Diesel SUVs are 'socially useless vehicles': Jairam Ramesh
26 November 2010
The increasing popularity of sports utility vehicles (SUVs) in India is a sure recipe for disaster, reiterated Jairam Ramesh, the union minister for energy and forests.
The minister, who had recently spoken out against diesel-powered SUVs, describing their usage in a country like India as 'criminal' (See: Use of SUVs in India 'criminal': Jairam Ramesh), said that he was not for government intervention in people's right to buy a vehicle of their choice.
He wondered whether the government's objective in subsidising diesel for the poor was served when the fuel was used to run SUVs.
''The larger point I was trying to make was that the government subsidises diesel for social purpose and do diesel vehicles fulfil a social purpose? You can buy what you want, we cannot determine what vehicles you buy. But we can certainly have a fiscal policy which discourages the use of heavy vehicles and SUVs,'' Ramesh told a gathering at the Centre for Environment and Science in Delhi.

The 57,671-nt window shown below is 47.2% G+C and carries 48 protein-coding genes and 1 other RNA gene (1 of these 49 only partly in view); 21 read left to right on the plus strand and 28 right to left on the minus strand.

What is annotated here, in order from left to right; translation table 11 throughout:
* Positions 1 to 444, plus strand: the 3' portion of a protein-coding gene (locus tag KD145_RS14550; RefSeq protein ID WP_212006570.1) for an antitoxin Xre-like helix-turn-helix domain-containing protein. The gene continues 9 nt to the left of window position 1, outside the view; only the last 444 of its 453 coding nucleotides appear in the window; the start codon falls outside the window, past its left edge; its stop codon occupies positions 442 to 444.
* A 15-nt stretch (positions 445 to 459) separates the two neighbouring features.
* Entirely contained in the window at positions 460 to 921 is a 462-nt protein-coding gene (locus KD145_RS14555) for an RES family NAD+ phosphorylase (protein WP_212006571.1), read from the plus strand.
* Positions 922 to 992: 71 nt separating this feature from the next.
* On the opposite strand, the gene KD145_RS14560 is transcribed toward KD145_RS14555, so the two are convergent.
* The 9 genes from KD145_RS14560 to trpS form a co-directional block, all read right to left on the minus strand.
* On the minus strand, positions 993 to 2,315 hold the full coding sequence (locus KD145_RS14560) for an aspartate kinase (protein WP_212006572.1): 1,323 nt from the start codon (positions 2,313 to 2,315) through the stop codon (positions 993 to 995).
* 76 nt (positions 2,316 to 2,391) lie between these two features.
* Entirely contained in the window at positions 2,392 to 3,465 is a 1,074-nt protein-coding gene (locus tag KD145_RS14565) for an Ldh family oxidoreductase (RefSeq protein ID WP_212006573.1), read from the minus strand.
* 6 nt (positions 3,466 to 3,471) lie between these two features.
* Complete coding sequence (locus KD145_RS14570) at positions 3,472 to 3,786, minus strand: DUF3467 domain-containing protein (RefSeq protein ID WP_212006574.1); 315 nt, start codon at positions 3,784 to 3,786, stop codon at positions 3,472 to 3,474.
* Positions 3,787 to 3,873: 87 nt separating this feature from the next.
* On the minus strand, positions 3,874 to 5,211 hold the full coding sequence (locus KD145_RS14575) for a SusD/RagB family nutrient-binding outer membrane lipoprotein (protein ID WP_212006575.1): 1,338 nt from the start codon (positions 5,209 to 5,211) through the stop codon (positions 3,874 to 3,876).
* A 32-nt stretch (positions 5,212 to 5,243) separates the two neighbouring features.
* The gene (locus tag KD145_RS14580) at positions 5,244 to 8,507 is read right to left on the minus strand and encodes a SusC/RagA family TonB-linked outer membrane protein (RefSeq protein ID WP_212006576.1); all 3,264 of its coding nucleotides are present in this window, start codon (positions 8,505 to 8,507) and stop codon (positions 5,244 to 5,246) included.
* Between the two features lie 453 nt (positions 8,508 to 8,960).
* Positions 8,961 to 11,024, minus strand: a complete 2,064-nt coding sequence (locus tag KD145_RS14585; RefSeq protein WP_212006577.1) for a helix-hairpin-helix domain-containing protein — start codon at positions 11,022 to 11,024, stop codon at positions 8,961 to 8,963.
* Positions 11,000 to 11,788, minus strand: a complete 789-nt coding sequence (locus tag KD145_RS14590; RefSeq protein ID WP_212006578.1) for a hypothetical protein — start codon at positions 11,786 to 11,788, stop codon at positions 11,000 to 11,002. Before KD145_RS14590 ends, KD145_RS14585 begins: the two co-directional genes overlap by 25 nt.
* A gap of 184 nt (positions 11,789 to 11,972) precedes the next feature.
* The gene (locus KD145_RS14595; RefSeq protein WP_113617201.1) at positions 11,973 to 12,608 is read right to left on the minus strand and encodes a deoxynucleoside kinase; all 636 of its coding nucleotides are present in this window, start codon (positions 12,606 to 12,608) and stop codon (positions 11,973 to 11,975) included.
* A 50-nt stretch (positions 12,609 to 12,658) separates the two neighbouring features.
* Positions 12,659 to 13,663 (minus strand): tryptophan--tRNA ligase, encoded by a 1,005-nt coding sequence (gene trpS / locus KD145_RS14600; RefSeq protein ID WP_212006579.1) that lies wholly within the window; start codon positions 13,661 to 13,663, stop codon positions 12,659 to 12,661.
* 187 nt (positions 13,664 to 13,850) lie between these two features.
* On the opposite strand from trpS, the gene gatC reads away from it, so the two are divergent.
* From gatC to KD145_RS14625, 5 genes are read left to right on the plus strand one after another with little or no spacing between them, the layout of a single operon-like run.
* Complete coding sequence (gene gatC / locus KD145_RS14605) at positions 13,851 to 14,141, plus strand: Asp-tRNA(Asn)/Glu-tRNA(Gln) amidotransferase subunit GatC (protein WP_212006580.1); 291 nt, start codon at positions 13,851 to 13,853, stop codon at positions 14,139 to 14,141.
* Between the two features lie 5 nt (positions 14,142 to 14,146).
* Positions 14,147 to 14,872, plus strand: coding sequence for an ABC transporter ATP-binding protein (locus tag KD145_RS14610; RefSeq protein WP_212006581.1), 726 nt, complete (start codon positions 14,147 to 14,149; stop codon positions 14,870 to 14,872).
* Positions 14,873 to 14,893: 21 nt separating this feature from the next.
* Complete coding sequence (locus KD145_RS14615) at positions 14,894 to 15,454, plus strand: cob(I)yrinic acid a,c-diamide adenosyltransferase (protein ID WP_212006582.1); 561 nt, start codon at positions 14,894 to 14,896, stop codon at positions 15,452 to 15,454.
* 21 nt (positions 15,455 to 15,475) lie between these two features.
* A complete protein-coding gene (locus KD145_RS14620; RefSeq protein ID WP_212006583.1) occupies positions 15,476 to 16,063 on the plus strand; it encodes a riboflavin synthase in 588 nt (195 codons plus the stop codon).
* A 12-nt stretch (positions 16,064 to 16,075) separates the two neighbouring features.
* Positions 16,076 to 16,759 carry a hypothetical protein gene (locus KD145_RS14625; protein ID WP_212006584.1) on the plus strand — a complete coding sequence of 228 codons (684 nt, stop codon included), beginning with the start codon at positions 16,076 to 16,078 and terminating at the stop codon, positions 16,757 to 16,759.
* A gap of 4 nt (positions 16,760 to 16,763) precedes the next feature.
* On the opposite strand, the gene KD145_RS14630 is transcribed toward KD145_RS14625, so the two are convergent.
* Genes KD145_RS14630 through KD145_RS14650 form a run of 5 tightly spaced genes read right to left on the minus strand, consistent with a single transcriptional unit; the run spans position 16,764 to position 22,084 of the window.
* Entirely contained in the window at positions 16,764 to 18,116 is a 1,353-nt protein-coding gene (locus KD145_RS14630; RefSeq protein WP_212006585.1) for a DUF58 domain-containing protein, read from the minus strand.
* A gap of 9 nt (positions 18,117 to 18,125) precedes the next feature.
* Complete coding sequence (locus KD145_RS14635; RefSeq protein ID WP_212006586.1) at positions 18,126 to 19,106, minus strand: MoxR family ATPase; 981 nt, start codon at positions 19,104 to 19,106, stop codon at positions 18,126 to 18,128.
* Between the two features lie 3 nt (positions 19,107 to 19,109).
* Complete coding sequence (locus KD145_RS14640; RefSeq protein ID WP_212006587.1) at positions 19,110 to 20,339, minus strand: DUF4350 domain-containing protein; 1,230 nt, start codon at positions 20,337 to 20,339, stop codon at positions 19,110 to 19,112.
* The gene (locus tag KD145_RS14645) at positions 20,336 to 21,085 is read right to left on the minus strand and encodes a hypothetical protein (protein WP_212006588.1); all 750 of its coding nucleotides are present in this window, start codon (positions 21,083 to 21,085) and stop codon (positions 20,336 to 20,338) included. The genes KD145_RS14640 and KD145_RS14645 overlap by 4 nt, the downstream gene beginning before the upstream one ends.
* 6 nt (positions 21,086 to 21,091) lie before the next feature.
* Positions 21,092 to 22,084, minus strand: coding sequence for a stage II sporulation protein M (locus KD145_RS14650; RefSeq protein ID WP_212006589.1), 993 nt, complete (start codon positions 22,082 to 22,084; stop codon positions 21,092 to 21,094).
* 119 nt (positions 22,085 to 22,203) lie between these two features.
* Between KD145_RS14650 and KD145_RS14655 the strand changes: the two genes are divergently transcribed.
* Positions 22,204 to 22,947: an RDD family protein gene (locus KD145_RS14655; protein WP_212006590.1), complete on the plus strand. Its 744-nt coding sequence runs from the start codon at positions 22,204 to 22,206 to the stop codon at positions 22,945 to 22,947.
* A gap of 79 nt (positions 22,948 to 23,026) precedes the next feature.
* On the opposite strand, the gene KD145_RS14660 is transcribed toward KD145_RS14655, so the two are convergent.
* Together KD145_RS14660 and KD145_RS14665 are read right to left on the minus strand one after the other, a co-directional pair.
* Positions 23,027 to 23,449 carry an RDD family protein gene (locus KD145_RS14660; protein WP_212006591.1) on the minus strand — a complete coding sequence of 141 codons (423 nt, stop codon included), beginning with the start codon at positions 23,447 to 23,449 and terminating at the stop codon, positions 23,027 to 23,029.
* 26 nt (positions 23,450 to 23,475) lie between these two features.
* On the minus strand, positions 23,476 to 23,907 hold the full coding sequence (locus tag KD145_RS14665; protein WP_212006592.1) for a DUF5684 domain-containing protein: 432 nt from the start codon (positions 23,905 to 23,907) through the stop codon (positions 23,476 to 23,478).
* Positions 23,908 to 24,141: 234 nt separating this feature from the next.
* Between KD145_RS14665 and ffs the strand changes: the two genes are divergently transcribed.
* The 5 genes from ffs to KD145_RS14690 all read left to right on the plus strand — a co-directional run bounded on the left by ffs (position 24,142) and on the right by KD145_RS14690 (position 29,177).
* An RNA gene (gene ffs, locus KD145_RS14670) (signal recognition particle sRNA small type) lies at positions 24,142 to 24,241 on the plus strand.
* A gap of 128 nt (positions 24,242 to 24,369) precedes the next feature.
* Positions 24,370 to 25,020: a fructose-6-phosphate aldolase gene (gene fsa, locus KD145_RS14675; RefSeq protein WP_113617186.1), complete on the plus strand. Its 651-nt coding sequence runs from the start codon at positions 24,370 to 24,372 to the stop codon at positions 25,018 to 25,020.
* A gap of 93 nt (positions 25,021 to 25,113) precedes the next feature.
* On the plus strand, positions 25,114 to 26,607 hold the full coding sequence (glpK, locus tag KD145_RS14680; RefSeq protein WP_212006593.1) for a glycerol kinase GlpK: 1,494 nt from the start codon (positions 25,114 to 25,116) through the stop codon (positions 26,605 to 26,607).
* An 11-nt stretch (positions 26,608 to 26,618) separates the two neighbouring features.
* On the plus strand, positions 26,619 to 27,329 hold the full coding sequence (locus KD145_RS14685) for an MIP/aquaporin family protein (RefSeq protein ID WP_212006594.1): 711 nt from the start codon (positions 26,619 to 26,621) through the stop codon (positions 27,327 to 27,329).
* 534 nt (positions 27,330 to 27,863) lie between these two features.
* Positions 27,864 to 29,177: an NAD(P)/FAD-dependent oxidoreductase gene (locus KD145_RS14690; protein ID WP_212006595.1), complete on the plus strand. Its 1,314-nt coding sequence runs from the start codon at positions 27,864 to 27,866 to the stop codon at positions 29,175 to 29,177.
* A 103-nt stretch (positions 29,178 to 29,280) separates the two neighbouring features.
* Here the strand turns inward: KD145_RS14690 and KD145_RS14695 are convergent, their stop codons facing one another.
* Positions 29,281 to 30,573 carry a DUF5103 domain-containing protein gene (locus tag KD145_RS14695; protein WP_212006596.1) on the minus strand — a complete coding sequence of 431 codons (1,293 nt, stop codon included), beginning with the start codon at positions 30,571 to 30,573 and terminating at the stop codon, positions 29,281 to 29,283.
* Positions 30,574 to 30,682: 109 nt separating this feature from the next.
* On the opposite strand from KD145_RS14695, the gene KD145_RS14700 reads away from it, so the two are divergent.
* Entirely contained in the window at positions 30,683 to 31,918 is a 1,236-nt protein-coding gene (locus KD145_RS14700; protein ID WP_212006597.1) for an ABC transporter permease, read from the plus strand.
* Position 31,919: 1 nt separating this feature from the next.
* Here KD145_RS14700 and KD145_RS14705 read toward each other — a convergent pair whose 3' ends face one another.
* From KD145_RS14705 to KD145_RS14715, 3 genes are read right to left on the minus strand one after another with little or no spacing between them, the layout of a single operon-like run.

Admitting that his earlier comments had 'hurt' a lot of people in the ruling establishment, including those in the media and politics, Ramesh noted with good humour that an American paper had called him 'a buffoon'
He felt the increasing popularity of SUVs - which he dismissed as 'socially useless vehicles' - in India reflected the trend of affluent and upwardly mobile Indians of embracing the American model of mobility.
''I do believe that if we do replicate the American model of mobility, which the Chinese have done, it is a recipe for disaster for this country,'' said the outspoken minister. ''We cannot replicate that model of mobility.''
The transportation sector, he said accounts for seven per cent of the country's greenhouse gas (GHG) emissions. By 2020, this was likely to double to 14 per cent of all GHG emissions, warned the minister.